To be sure, these fears of retaliation predate the Trump administration. But the administration’s tough talk and indiscriminate deportation policies have amplified the wage theft crisis.  Under the prior administration, immigration authorities exercised prosecutorial discretion by focusing their enforcement efforts on unauthorized immigrants who had re-entered the U.S. multiple times or had serious criminal convictions.

The Trump administration has rescinded that mandate, expanding Immigration and Customs Enforcement’s cross-hairs to an ever-expanding pool. As Acting ICE Director Thomas Homan told Congress: “If you’re in this country illegally … [y]ou should look over your shoulder, and you need to be worried.”

No single act will extinguish the wage theft fire that scorches so many low-wage workers every day.

No single act will extinguish the wage theft fire that scorches so many low-wage workers every day. A critical part of the solution will be federal immigration reform that provides legalization and a path to citizenship for the approximately 11 million unauthorized immigrants in this country. But short of that, the president or more plausibly, his successorshould declare that ICE will not pursue unauthorized immigrants who are otherwise law-abiding, longstanding community members. Such a policy, implemented and well-publicized, would go far to defang those employers who have heretofore terrorized their workers with credible threats of deportation.

A new administration should prioritize those cases where employers retaliate in any fashion against workers who assert their rights. They should broadcast the message that managers who threaten and intimidate their workers are violating the law, and will face serious consequences. Those consequences should include the full panoply of civil remedies for workers victimized by abuse, including compensatory and punitive damages, available regardless of the workers’ documentation status. Criminal prosecution might also be warranted, especially in cases where employers lie to government investigators and instruct their fearful workers to do the same. That’s called obstruction of justice; it’s sadly not uncommon in low-wage industry investigations.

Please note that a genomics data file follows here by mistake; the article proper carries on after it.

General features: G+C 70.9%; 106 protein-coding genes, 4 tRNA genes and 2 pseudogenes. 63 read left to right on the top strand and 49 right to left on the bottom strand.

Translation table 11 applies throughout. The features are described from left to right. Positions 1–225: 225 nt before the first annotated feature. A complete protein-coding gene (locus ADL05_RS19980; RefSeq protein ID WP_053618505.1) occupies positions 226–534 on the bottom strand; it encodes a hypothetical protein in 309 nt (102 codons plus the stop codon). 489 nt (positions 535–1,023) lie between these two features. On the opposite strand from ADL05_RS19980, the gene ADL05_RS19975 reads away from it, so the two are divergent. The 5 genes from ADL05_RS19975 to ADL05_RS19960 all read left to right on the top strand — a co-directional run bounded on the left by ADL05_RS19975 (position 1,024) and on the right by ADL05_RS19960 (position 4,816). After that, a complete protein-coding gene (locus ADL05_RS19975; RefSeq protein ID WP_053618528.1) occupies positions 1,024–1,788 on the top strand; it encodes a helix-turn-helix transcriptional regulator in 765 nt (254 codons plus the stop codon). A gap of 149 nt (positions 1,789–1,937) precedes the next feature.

Finally, federal government enforcement agencies should develop relationships with local organizations that are connected with, and have the trust of, the workers in their communities.  Their assistance in blowing the whistle on predatory employers is critical. But efforts at cooperation with governmental entities are inevitably hobbled when the specter of possible deportation looms.

The bottom line: current deportation policies do U.S. workers no favors. Instead, they hamper the enforcement of worker protection laws and heighten the wage theft crisis for everyone. Unfortunately, the president has thus far demonstrated that he is more inclined to manufacture illusory emergencies than to recognize and address real ones.  Since the Trump administration refuses to change course, millions of workers in this country will continue suffer as they wait for new leaders in Washington to address their plight.

###

Michael Felsen recently retired as regional solicitor of labor, following a 39-year career with the U.S. Department of Labor’s Office of the Solicitor in Boston. He currently consults on worker protection strategies with governmental and non-profit organizations.

M. Patricia Smith is a senior fellow with the National Employment Law Project. She previously served as U.S. solicitor of labor with the Obama administration, and as commissioner of labor for the State of New York. 

This op-ed was originally published in The American Prospect

Back to Top of Page